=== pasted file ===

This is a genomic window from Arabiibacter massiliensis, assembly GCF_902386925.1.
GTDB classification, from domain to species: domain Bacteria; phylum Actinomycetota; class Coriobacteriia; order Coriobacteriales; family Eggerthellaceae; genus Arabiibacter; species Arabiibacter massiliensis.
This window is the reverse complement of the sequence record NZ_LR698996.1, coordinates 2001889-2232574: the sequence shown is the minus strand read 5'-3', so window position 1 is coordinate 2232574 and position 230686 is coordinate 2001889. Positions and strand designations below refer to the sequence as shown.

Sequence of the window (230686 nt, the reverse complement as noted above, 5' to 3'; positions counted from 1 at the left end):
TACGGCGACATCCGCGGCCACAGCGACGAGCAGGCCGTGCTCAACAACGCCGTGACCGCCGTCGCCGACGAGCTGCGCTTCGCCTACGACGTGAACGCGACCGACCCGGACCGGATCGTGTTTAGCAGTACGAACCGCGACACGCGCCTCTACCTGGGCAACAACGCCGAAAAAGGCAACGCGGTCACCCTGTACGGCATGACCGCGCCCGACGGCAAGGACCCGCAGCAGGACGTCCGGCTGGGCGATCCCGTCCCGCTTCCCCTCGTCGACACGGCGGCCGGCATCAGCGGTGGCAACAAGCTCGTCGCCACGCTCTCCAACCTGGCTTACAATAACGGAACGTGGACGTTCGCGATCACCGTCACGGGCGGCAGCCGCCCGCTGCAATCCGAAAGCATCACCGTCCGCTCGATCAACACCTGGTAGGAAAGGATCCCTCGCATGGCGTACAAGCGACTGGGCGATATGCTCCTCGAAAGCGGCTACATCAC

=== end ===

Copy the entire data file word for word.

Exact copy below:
This is a genomic window from Arabiibacter massiliensis, assembly GCF_902386925.1.
GTDB classification, from domain to species: domain Bacteria; phylum Actinomycetota; class Coriobacteriia; order Coriobacteriales; family Eggerthellaceae; genus Arabiibacter; species Arabiibacter massiliensis.
This window is the reverse complement of the sequence record NZ_LR698996.1, coordinates 2001889-2232574: the sequence shown is the minus strand read 5'-3', so window position 1 is coordinate 2232574 and position 230686 is coordinate 2001889. Positions and strand designations below refer to the sequence as shown.

Sequence of the window (230686 nt, the reverse complement as noted above, 5' to 3'; positions counted from 1 at the left end):
TACGGCGACATCCGCGGCCACAGCGACGAGCAGGCCGTGCTCAACAACGCCGTGACCGCCGTCGCCGACGAGCTGCGCTTCGCCTACGACGTGAACGCGACCGACCCGGACCGGATCGTGTTTAGCAGTACGAACCGCGACACGCGCCTCTACCTGGGCAACAACGCCGAAAAAGGCAACGCGGTCACCCTGTACGGCATGACCGCGCCCGACGGCAAGGACCCGCAGCAGGACGTCCGGCTGGGCGATCCCGTCCCGCTTCCCCTCGTCGACACGGCGGCCGGCATCAGCGGTGGCAACAAGCTCGTCGCCACGCTCTCCAACCTGGCTTACAATAACGGAACGTGGACGTTCGCGATCACCGTCACGGGCGGCAGCCGCCCGCTGCAATCCGAAAGCATCACCGTCCGCTCGATCAACACCTGGTAGGAAAGGATCCCTCGCATGGCGTACAAGCGACTGGGCGATATGCTCCTCGAAAGCGGCTACATCAC